We have 4 grandchildren now, aged 4 and under, with one due in September and another due next year. I love being a Grandma – but I often wonder what the role and responsibility of being a grandparent is. Surely there more to it than being a babysitter, sneaking lollies to the little ones, cutting off the bread crusts while their mother is not looking, letting them watch cartoons, reading them bedtime stories…

You see, I grew up with no grandparents around, and my children grew up having little contact with grandparents. So I don’t have a role-model to follow. I don’t even have any memories to fall back on.

So it is up to me to create good ‘Grandma’ memories for my grandchildren and my children. My attitude towards them and the things I do with them now will be what they remember. It’s a huge responsibility and I am happy to receive advice.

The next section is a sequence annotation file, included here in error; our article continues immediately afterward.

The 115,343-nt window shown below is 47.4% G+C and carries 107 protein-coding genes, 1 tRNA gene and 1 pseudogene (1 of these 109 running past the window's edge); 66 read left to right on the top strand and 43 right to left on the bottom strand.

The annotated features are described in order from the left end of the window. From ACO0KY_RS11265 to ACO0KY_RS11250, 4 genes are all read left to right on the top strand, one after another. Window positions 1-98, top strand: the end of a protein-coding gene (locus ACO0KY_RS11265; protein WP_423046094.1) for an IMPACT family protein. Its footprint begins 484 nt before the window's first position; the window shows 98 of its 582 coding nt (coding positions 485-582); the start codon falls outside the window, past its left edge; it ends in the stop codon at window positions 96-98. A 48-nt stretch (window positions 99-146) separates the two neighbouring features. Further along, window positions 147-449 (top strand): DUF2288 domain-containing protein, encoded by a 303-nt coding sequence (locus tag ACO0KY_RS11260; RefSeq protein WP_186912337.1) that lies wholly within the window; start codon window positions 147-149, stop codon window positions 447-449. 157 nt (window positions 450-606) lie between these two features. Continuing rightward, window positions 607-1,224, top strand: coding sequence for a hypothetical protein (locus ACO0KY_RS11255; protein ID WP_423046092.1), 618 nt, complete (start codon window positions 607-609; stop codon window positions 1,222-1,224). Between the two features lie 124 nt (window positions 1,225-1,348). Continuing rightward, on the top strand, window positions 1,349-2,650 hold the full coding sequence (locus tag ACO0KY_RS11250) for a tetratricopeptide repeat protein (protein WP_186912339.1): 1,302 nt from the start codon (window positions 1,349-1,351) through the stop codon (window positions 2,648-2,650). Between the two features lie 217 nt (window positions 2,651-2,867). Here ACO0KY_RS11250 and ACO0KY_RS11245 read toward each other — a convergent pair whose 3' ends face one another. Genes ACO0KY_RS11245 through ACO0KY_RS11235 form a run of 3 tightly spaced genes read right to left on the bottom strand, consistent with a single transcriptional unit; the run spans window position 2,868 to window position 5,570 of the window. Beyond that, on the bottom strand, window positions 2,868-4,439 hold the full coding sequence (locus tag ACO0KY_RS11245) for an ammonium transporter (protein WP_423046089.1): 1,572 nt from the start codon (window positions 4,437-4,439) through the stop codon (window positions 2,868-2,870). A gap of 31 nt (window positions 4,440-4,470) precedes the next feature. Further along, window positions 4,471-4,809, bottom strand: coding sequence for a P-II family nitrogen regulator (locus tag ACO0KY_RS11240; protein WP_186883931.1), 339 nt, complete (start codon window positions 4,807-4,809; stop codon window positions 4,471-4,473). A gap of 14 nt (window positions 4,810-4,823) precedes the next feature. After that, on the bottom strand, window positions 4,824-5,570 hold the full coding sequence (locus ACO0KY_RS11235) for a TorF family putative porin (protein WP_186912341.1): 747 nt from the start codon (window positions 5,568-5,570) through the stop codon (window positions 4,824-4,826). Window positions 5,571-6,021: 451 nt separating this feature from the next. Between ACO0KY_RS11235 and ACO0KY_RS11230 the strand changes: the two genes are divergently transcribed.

If you’re a grandparent and have advice for me, please pass on your thoughts.


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Today I thought I’d give an update of the various projects on the go…

1. The picture book is up to creating the story board – I will soon see all the illustrations and there will be a small window to make any changes. But Katie is doing such a great job, I’m not expecting to have to make changes :) The book will be in print late October.

2. I’m guessing that Foxtrot has been printed, though I haven’t actually heard.

3. Delta is nearing the typeset stage.

4. Alpha has just started the first edit stage.